Debate 101: Lesson 2 Lesson Plans
Goal: Research
I.                   What to research? ORIGINAL SOURCES

Vintage Books
With help, my 7th Graders read the US Constitution.
My 8
th Graders -Supreme Court cases and judgments.
With just a question or two, my 9
th Graders -Congressional Committees Reports
My 10
th – 12th graders – United Nations Human Rights reports – which they explain to me 
My 12 – 18 year olds WATCH presidential speeches live and take notes. Believe me; I’ll know if they listened to the “summery” by FOX or CNN the morning after. FOX and CNN might give sound bites of the actual speech, but those bites taste very different. In fact, if you listen to two different news stations, you might think they are speaking about two different speeches. How is a 15 year old to know which report is “the truth” if they didn’t listen to the actual speech?
Let’s not forget that debate is a competition. The surest way to get creamed in a round is to bring up Wikipedia or BBC news as a source. The judge can’t believe a student who says he knows the “truth” yet his “truth” come from an unreliable or bias source.
My debate students are smart. My church students are smart, too. The only difference is one is taught to go to the ORIGINAL SOURCE and the other is spoon fed second hand material that may or may not be true.
In 25 years of teaching youth, you can imagine the vast array of lessons I have taught. Because I’ve served at Biblical Churches under Biblical Pastors, most of the material has been Biblical – but the students may never know that. With the exception of the couple of years I taught Teen Precepts, Biblical youth lessons are broken down and spit out in topical sound bites for the students to chew on – too bad most don’t have much meat.
Bible Royalty Free Stock Image - 19021886
Students are rarely, if ever, taught how to read and study the Bible as it was written.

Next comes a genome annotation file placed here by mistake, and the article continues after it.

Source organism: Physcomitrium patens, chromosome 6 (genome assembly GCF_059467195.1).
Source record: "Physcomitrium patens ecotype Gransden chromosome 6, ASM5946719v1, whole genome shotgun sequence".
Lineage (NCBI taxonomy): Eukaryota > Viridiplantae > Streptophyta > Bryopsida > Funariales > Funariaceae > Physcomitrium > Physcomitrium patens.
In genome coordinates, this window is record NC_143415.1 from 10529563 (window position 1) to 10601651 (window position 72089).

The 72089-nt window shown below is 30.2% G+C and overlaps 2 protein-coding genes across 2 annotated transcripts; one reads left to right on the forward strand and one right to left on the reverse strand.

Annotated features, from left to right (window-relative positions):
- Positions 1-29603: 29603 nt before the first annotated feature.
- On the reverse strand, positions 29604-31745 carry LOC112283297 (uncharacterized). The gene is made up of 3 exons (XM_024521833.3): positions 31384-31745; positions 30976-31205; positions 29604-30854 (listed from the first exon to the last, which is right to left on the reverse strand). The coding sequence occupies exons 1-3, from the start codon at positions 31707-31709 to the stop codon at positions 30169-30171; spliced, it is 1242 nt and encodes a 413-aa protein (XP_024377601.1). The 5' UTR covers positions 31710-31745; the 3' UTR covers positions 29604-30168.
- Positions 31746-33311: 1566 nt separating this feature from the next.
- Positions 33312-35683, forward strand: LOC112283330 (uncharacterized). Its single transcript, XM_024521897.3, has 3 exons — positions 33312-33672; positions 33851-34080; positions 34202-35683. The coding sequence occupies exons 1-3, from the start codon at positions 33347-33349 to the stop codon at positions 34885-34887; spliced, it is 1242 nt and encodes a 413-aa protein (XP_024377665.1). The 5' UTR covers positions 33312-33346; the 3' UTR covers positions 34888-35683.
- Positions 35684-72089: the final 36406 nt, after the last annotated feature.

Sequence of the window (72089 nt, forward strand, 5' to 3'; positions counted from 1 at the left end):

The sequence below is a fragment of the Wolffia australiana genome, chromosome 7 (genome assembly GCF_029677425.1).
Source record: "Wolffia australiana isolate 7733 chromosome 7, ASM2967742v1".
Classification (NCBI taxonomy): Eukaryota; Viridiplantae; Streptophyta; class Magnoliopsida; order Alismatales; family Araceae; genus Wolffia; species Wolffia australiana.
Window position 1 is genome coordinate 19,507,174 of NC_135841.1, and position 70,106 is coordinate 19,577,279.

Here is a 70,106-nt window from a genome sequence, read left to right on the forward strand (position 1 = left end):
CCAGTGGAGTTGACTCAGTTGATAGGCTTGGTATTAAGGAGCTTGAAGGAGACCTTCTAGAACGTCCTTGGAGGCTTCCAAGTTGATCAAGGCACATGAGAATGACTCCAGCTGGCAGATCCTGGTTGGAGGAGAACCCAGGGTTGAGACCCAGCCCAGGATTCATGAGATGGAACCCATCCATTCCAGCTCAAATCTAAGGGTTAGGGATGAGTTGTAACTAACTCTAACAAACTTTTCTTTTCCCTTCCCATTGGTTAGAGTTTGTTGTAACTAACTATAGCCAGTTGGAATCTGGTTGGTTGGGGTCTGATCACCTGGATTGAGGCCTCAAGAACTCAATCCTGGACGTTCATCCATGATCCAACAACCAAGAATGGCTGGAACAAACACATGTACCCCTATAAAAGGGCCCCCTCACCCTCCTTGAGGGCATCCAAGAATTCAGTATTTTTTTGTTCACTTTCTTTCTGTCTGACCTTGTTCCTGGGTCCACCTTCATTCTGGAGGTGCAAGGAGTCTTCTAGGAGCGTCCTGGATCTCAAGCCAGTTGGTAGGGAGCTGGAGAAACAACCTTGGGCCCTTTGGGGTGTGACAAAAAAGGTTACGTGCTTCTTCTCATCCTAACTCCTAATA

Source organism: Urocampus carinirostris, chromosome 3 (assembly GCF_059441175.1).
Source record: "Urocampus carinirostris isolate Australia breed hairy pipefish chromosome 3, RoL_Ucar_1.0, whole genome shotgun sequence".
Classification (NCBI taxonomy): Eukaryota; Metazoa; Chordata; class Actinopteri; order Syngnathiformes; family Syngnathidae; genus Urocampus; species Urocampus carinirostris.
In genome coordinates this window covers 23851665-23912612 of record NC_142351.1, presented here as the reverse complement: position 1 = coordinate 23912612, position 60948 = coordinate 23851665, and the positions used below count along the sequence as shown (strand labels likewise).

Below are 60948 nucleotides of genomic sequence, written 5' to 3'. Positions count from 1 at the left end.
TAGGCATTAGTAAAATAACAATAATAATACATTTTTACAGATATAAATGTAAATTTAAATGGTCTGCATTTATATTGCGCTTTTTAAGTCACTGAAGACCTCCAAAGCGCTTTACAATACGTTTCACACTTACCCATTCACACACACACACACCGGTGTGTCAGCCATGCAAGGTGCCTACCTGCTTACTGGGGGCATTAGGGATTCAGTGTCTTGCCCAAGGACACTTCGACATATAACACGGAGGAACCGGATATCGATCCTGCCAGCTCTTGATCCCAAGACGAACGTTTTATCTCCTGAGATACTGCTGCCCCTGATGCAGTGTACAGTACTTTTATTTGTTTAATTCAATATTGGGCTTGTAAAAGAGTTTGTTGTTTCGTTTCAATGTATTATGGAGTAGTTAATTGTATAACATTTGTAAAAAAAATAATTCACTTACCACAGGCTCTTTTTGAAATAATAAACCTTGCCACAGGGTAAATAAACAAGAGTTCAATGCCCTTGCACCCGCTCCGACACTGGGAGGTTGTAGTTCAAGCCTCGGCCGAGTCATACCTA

What’s wrong with this?

Students don’t read the Bible at home for themselves nor are they encouraged to do so. 
a.       Students have the misconception that the Bible is “too hard” for them to read on their own. They believe they must be told by someone older and wiser what the Bible says.
b.      This is simply not true! Taken from simply an academic point of view the Bible is no harder to read than the Shakespeare and Hawthorne they are reading in school.
c.       Taken from a Christian view, the Bible can be read and understood because the Holy Spirit interprets it for each Christian as he or she reads it. Which brings me to my next point …
2.      The way most lessons are taught negates the work of the Holy Spirit in the individual’s life.
a.       The writer of the lesson is led by the Holy Spirit. He is inspired by Scripture, keys the main points that God is speaking to him, and writes specific applications for a teen’s life.
b.      The youth is not given the opportunity to read the passage of scripture for himself, listen to what the Holy Spirit has to say to him in how to apply it to his specific situation in life.
Sidenote: I was recently at a woman’s conference in which a pastor’s wife told me that although she had been a Christian for 20 years, it was the first time she had heard the Holy Spirit speak to her through scripture. Sad.
3.      Christian youth are buying into relativism.
a.       Relativism = belief that there is no absolute truth. The truth is pragmatic and changes with the person and the circumstance
b.      If youth don’t know Scripture for themselves they can’t justify a definitive standard of truth
4.      Youth are unable to defend the Word of God and what it says.
a.       All they know is what they have been told 4th hand – what a teacher told them that a lesson told them that the author learned from the scripture. Hopefully the teachers are reading the scriptures themselves, but even so the student’s knowledge is 3nd hand.
5.      Students are susceptible to cults
The number one converts to Mormonism and Jehovah Witness are Baptists. Wow. Why?